My composition, intensive writing, and literature courses are often inspired by my interest in depictions of women's creative labor in literature and film. Beginning with my fall 2023 Digital Projects with Marilyn Monroe course, I blog about my teaching, capturing the course design process from start to finish, as well as the insights that emerge in real time during the semester.
Woman, Image, Myth 2.0:
The Mediated Lives & Afterlives of Marilyn Monroe
Projects in Digital Literacy & Composition
This course is a new version of the Monroe course I taught in Spring 2023. The major difference is that this new version is focused explicitly on digital projects, literacy, and creativity. Throughout the semester, students work individually and collaboratively in an active learning environment to create digital projects using Adobe Creative Cloud that allow us to tell our own stories about the star.
Woman, Image, Myth:
The Lives & Afterlives of Marilyn Monroe
Projects in Reading & Writing
What are the stories we tell about America's favorite dead blonde? Despite her untimely passing sixty years ago, Marilyn Monroe's enigmatic presence endures in American popular culture. Her life has been fictionalized and mythologized, just as the circumstances surrounding her death have become conspiracy theory fodder. Search her name on Amazon and see the extent to which her image is endlessly commodified, from kitchen gear to jigsaw puzzles and everything in between. In this course, we will analyze a variety of media (including excerpts from competing biographies, podcasts, critical essays, and film reviews, as well as her own interviews and performances) to interrogate how and why Marilyn Monroe has dominated our cultural imagination. In doing so, we will examine how she has shaped our understandings of femininity, celebrity, and the body in mid-century America and beyond.
Once Upon a Time in Hollywood
Feminist Myth Retellings
Women Writers & the Art of Love
Intro to Fiction | Fall 2022
Literature & the Trojan War
Writing About Literature | Fall 2021
Greek Myth & Its Retellings
Writing About Literature | Fall 2020
Almost annually, I teach a course focused on (or that, at least, incorporates) feminist retellings of ancient Greek mythology. These texts allow students to interrogate not just our present relationships with antiquity, but also the tension between women's creative agency and their objectification.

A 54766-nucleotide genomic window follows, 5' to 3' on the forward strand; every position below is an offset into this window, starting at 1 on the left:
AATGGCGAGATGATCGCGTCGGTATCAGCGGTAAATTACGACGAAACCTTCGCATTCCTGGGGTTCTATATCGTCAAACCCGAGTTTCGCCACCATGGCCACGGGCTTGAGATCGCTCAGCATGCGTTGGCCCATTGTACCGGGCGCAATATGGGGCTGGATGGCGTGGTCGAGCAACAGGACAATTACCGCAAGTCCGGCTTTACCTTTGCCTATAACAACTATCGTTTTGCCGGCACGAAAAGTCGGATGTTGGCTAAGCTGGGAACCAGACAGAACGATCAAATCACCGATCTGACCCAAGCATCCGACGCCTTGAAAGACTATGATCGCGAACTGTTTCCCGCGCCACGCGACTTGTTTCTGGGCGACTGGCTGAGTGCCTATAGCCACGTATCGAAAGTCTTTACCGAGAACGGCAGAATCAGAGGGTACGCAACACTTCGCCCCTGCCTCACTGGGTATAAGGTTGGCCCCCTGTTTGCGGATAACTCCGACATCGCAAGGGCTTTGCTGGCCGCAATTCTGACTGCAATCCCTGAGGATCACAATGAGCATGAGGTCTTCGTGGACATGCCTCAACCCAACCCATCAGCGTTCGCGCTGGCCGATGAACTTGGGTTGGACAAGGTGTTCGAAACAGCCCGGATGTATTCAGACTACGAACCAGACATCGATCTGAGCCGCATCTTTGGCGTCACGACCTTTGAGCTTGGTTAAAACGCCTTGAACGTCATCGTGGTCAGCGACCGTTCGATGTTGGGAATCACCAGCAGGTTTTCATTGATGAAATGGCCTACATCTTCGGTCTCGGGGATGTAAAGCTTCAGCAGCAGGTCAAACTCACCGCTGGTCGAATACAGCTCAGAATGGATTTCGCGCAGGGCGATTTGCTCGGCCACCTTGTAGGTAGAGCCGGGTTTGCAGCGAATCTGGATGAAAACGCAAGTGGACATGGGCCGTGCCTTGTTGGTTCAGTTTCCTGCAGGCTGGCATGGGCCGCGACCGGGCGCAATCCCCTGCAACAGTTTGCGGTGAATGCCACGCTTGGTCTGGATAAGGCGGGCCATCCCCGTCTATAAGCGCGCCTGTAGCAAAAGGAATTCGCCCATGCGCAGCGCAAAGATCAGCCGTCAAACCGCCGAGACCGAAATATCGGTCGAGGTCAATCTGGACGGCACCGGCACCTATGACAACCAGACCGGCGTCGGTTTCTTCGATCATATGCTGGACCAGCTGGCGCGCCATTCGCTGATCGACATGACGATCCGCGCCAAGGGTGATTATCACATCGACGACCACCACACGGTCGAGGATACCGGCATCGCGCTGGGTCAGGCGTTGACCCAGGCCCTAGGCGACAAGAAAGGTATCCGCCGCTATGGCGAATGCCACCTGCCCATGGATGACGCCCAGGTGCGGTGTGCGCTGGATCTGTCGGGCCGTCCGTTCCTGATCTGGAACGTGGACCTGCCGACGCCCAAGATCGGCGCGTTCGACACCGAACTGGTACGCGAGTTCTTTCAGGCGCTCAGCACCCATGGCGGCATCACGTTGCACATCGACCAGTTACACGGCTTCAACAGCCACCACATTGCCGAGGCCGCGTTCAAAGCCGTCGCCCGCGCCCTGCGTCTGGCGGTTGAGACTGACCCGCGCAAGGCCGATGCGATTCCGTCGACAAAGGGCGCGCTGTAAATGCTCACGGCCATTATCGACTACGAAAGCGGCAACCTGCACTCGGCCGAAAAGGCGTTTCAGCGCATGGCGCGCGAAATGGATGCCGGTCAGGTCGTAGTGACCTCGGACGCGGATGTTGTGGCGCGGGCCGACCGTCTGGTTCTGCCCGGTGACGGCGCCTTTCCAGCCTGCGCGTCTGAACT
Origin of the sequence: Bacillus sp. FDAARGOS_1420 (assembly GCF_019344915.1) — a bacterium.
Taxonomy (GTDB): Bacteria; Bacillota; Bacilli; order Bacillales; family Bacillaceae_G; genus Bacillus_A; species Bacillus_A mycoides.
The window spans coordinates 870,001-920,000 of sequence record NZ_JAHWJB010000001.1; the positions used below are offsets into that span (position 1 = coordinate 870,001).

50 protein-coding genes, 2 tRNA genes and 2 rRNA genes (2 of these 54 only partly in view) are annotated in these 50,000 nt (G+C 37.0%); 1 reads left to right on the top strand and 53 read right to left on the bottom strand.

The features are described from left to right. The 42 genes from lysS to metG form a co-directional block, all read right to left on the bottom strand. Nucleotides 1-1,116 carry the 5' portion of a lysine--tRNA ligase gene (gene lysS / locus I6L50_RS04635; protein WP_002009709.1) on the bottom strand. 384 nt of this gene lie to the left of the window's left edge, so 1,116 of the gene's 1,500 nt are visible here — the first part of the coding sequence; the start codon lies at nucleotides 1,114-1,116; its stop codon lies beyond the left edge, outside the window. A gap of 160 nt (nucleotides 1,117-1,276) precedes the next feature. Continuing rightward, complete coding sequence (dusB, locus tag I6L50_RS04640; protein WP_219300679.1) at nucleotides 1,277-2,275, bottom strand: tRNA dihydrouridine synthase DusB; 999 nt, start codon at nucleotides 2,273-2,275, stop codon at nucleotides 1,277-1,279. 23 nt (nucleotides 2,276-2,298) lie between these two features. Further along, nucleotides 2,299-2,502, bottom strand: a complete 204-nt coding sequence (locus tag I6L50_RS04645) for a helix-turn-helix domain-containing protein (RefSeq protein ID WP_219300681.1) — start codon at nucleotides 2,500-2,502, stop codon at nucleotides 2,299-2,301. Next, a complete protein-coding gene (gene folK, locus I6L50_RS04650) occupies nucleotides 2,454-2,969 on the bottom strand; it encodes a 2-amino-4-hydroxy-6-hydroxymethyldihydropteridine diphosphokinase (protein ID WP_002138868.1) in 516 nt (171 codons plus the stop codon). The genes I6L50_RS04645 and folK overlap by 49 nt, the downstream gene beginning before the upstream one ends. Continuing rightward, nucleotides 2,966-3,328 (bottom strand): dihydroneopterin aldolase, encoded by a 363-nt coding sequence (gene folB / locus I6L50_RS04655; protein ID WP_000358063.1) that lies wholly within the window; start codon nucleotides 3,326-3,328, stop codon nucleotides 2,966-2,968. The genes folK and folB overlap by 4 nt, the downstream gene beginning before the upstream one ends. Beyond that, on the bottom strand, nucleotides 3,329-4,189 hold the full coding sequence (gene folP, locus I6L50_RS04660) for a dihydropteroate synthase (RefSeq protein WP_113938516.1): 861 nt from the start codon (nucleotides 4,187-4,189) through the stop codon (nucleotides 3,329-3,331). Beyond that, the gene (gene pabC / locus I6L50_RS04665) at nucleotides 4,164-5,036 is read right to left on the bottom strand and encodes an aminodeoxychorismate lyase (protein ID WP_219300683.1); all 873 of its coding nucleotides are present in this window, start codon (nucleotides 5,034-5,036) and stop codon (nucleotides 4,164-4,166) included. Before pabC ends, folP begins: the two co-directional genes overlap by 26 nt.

Why Have There Been No Great Women Artists?
Writing About Literature
Spring & Fall 2019
In 2019, I designed two first-year composition courses that centralized the woman artist question posed by Linda Nochlin in 1971. The first iteration (spring semester) was titled "Woman as Art(ist)," and the course was divided into halves. During the first half of the semester, we analyzed works of literature that positioned women as art objects. During the second half, we focused exclusively on narratives about women artists. The second iteration (fall semester) focused exclusively on woman artist narratives.
COURSES DESIGNED & TAUGHT
Indiana University Bloomington, Department of English
ENG-W171 (Projects in Digital Literacy & Composition): Woman, Image, Myth: The Mediated Lives & Afterlives of Marilyn Monroe
ENG-W170 (Projects in Reading & Writing): Woman, Image, Myth: The Lives & Afterlives of Marilyn Monroe
ENG-L204 (Intensive Writing | Intro to Fiction): Once Upon a Time in Hollywood
ENG-L204 (Intensive Writing | Intro to Fiction): Women Writers & the Art of Love
University of Georgia, Department of English
ENGL 8960 (Directed Reading): Assembling Anthologies
(curriculum co-developed & facilitated with Annelise Norman, supervised by Casie LeGette)
ENGL 3300 (Women and Literature): Nineteenth-Century British Women Writers & Madwomen in the Attic
ENGL 1102 (Writing About Literature): Woman as Art(ist)
ENGL 1102: Why Have There Been No Great Women Artists?
ENGL 1102 (Special Topics): Academic Writing & Research
ENGL 1102: Greek Mythology & Its Retellings
ENGL 1102: Fantastical Fairy Tales
ENGL 1102: Literature & the Trojan War
ENGL 1102: Reading History: British Literature & the French Revolution
ENGL 1101 (First-Year Composition I): The Passion Project